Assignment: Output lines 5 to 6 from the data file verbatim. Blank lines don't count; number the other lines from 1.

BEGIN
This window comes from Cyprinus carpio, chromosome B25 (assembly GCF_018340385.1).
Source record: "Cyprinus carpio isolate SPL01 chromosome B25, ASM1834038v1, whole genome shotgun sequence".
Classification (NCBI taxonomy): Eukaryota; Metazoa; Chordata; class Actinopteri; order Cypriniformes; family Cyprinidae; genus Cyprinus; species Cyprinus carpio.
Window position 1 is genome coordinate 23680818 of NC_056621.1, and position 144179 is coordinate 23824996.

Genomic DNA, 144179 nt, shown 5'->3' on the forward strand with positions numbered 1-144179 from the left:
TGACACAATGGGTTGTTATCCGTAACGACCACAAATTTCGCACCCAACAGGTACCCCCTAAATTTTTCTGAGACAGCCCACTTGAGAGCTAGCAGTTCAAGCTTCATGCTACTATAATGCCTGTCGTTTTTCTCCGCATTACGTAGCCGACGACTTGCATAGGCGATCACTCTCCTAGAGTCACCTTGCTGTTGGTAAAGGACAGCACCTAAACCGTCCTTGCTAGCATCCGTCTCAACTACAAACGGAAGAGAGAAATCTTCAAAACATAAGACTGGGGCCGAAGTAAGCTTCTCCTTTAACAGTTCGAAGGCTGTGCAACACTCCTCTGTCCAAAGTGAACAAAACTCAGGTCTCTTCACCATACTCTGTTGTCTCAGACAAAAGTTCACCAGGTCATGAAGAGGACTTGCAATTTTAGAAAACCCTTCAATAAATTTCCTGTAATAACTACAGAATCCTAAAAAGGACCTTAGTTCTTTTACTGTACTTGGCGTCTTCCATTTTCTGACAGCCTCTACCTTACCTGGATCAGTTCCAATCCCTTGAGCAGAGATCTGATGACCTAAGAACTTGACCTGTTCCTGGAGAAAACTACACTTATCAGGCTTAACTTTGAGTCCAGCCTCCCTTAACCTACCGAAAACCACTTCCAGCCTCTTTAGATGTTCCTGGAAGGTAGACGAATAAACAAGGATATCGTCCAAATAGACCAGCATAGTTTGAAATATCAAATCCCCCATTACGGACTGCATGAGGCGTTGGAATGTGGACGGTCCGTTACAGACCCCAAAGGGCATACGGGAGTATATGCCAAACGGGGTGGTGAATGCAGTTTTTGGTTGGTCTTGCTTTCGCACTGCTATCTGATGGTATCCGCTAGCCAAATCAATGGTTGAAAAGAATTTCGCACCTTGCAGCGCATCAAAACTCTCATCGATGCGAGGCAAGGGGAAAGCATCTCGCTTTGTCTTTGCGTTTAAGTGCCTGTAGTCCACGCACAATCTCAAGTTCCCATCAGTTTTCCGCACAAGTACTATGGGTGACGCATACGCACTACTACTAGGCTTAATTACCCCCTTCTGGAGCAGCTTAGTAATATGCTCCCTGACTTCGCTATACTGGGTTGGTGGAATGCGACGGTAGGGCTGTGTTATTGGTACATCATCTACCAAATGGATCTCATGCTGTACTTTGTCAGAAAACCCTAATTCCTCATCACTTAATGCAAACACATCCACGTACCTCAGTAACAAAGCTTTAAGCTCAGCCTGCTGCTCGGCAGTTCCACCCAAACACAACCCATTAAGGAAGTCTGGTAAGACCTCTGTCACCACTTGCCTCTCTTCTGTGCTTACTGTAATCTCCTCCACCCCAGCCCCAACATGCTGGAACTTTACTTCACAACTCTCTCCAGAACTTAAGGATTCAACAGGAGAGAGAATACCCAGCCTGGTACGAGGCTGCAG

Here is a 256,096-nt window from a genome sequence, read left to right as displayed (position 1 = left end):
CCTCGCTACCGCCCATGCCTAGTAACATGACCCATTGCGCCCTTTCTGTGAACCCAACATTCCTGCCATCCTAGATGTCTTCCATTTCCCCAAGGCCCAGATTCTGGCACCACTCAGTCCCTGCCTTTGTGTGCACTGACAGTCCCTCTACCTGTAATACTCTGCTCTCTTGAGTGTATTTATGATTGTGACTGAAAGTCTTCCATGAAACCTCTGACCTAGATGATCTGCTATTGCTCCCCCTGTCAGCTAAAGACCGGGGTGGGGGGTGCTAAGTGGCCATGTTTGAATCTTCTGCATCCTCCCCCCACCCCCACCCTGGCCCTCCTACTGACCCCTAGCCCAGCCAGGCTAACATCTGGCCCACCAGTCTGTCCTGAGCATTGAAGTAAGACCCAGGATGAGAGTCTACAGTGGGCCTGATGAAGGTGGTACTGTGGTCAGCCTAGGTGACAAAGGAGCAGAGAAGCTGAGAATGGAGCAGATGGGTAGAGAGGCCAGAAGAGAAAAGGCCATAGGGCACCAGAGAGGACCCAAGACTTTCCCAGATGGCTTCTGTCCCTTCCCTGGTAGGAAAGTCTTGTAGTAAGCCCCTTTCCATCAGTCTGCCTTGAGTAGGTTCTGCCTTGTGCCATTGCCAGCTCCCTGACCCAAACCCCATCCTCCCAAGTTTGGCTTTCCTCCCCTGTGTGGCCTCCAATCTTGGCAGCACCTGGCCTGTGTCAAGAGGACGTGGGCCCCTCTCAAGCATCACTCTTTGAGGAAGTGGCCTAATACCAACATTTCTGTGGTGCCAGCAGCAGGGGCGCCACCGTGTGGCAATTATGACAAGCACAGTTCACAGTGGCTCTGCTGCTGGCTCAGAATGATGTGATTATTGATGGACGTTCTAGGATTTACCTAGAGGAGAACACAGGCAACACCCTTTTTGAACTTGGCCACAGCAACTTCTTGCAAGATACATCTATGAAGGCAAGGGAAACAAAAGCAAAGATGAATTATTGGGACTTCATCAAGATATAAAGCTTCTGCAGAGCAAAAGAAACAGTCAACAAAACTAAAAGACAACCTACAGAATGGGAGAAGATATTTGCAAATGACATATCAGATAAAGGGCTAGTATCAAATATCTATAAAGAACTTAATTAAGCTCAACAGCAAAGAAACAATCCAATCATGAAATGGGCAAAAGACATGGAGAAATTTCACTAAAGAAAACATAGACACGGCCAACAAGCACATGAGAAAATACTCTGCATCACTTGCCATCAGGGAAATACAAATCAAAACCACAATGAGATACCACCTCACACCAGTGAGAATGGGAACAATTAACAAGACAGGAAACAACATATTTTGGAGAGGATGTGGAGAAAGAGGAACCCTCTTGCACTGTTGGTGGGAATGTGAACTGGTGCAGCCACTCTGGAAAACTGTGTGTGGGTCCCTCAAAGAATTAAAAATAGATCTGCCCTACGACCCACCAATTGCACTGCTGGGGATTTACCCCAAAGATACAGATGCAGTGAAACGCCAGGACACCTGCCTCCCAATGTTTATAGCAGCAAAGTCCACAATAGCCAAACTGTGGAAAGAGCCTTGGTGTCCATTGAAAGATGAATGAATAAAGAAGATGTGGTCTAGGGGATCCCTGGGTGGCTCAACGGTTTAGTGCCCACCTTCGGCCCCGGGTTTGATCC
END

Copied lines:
Genomic DNA, 144179 nt, shown 5'->3' on the forward strand with positions numbered 1-144179 from the left:
TGACACAATGGGTTGTTATCCGTAACGACCACAAATTTCGCACCCAACAGGTACCCCCTAAATTTTTCTGAGACAGCCCACTTGAGAGCTAGCAGTTCAAGCTTCATGCTACTATAATGCCTGTCGTTTTTCTCCGCATTACGTAGCCGACGACTTGCATAGGCGATCACTCTCCTAGAGTCACCTTGCTGTTGGTAAAGGACAGCACCTAAACCGTCCTTGCTAGCATCCGTCTCAACTACAAACGGAAGAGAGAAATCTTCAAAACATAAGACTGGGGCCGAAGTAAGCTTCTCCTTTAACAGTTCGAAGGCTGTGCAACACTCCTCTGTCCAAAGTGAACAAAACTCAGGTCTCTTCACCATACTCTGTTGTCTCAGACAAAAGTTCACCAGGTCATGAAGAGGACTTGCAATTTTAGAAAACCCTTCAATAAATTTCCTGTAATAACTACAGAATCCTAAAAAGGACCTTAGTTCTTTTACTGTACTTGGCGTCTTCCATTTTCTGACAGCCTCTACCTTACCTGGATCAGTTCCAATCCCTTGAGCAGAGATCTGATGACCTAAGAACTTGACCTGTTCCTGGAGAAAACTACACTTATCAGGCTTAACTTTGAGTCCAGCCTCCCTTAACCTACCGAAAACCACTTCCAGCCTCTTTAGATGTTCCTGGAAGGTAGACGAATAAACAAGGATATCGTCCAAATAGACCAGCATAGTTTGAAATATCAAATCCCCCATTACGGACTGCATGAGGCGTTGGAATGTGGACGGTCCGTTACAGACCCCAAAGGGCATACGGGAGTATATGCCAAACGGGGTGGTGAATGCAGTTTTTGGTTGGTCTTGCTTTCGCACTGCTATCTGATGGTATCCGCTAGCCAAATCAATGGTTGAAAAGAATTTCGCACCTTGCAGCGCATCAAAACTCTCATCGATGCGAGGCAAGGGGAAAGCATCTCGCTTTGTCTTTGCGTTTAAGTGCCTGTAGTCCACGCACAATCTCAAGTTCCCATCAGTTTTCCGCACAAGTACTATGGGTGACGCATACGCACTACTACTAGGCTTAATTACCCCCTTCTGGAGCAGCTTAGTAATATGCTCCCTGACTTCGCTATACTGGGTTGGTGGAATGCGACGGTAGGGCTGTGTTATTGGTACATCATCTACCAAATGGATCTCATGCTGTACTTTGTCAGAAAACCCTAATTCCTCATCACTTAATGCAAACACATCCACGTACCTCAGTAACAAAGCTTTAAGCTCAGCCTGCTGCTCGGCAGTTCCACCCAAACACAACCCATTAAGGAAGTCTGGTAAGACCTCTGTCACCACTTGCCTCTCTTCTGTGCTTACTGTAATCTCCTCCACCCCAGCCCCAACATGCTGGAACTTTACTTCACAACTCTCTCCAGAACTTAAGGATTCAACAGGAGAGAGAATACCCAGCCTGGTACGAGGCTGCAG